[...]


[1] Estimated GDP composition of the EU by sector for 2009 is: agriculture: 2.1%, industry: 25.2%, services: 71.8% (CIA online).

[2] Contrary to that, colleges which were initially least selective become less selective. In 2007, more than 50 percent of colleges were less selective than in 1962. Altogether the market for college education became more stratified (Hoxby 98-99).

Excerpt out of 19 pages

Details

Title
Postsecondary Education and the Ivy League: Vanguard or Foul Play?
College
Johannes Gutenberg University Mainz  (Fachbereich 03: Rechts- und Wirtschaftswissenschaften, Lehrstuhl für Wirtschaftspädagogik )
Course
Seminar: Education in the USA
Grade
1,7
Author
Year
2010
Pages
19
Catalog Number
V170558
ISBN (eBook)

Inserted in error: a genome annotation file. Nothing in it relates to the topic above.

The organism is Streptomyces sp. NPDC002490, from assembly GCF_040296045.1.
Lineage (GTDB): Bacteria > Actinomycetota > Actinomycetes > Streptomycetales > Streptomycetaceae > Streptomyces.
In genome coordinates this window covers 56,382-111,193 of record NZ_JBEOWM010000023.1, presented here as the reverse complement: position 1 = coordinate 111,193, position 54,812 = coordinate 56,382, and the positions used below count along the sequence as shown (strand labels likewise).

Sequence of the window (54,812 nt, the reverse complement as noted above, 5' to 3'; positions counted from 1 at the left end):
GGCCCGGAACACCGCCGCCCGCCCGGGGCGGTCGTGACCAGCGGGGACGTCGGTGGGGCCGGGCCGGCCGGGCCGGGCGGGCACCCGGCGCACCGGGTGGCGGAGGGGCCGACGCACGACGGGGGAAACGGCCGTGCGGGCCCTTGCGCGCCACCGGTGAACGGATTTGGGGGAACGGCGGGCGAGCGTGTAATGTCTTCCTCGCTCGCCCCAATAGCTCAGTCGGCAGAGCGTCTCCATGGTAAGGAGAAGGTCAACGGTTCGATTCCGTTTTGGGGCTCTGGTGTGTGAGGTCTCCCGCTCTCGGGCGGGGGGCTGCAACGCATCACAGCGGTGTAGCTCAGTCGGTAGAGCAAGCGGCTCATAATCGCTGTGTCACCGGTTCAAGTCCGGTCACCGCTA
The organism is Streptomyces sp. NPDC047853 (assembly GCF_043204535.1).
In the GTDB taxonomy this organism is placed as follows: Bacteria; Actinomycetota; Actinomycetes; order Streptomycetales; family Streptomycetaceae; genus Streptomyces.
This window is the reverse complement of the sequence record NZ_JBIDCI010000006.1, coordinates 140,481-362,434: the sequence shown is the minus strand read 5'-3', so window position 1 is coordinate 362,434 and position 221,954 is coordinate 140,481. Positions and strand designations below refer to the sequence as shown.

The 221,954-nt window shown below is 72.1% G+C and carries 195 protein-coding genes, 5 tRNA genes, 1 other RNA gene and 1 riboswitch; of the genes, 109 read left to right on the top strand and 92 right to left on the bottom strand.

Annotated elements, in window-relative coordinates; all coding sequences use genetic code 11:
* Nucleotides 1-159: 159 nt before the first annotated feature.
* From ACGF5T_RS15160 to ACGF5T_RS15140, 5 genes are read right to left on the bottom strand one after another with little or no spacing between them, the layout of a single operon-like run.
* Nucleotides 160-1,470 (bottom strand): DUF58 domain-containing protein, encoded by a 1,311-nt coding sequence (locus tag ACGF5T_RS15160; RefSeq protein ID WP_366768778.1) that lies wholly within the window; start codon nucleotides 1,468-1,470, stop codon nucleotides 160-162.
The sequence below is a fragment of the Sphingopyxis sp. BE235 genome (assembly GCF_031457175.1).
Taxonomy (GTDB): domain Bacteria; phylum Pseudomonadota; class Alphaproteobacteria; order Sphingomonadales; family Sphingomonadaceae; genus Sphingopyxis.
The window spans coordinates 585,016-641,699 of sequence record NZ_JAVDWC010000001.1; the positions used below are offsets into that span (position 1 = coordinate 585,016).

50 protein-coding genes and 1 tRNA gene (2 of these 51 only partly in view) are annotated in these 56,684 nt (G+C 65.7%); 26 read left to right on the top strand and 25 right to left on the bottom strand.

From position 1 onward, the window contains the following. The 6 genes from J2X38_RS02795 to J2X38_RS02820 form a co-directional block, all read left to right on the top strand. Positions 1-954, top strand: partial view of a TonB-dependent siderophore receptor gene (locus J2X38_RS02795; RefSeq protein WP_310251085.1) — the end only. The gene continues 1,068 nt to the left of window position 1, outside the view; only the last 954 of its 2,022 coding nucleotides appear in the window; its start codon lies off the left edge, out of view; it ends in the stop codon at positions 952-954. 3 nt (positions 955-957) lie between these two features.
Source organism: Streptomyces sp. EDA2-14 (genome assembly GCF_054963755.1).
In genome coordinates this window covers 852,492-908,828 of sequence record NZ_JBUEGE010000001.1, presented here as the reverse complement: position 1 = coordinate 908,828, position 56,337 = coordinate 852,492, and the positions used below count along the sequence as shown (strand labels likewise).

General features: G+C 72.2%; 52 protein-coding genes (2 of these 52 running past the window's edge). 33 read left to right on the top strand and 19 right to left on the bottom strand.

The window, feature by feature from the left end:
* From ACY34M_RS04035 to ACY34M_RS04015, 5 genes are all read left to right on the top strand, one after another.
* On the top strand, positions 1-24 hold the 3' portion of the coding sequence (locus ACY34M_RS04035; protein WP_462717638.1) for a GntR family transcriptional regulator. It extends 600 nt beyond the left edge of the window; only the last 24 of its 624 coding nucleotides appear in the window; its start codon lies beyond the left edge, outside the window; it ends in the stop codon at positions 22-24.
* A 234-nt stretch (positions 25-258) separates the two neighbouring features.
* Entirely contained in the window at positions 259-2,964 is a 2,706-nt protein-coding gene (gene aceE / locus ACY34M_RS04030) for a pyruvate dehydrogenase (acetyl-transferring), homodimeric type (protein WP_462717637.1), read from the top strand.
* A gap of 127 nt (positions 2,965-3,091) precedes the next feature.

9783640895014
ISBN (Book)
9783640894789
File size
432 KB
Language
English
Tags
Ivy League, Elite, Elite Colleges, Education, Education USA, Postsecondary Education, US Education, Harvard, Princeton, Private Bildung, Private schools, Elite universities, admission, admission process, SAT, ACT, tuition fees
Quote paper
Dipl. Kfm. Peter Weyel (Author), 2010, Postsecondary Education and the Ivy League: Vanguard or Foul Play?, Munich, GRIN Verlag, https://www.grin.com/document/170558

Comments

  • Peter Weyel on 4/23/2011

    In der vorliegenden Version wurden formale Schwächen behoben und Korrekturen des Dozenten eingearbeitet.
    Inhaltliche Bewertung: 1,3.
    D. Verf.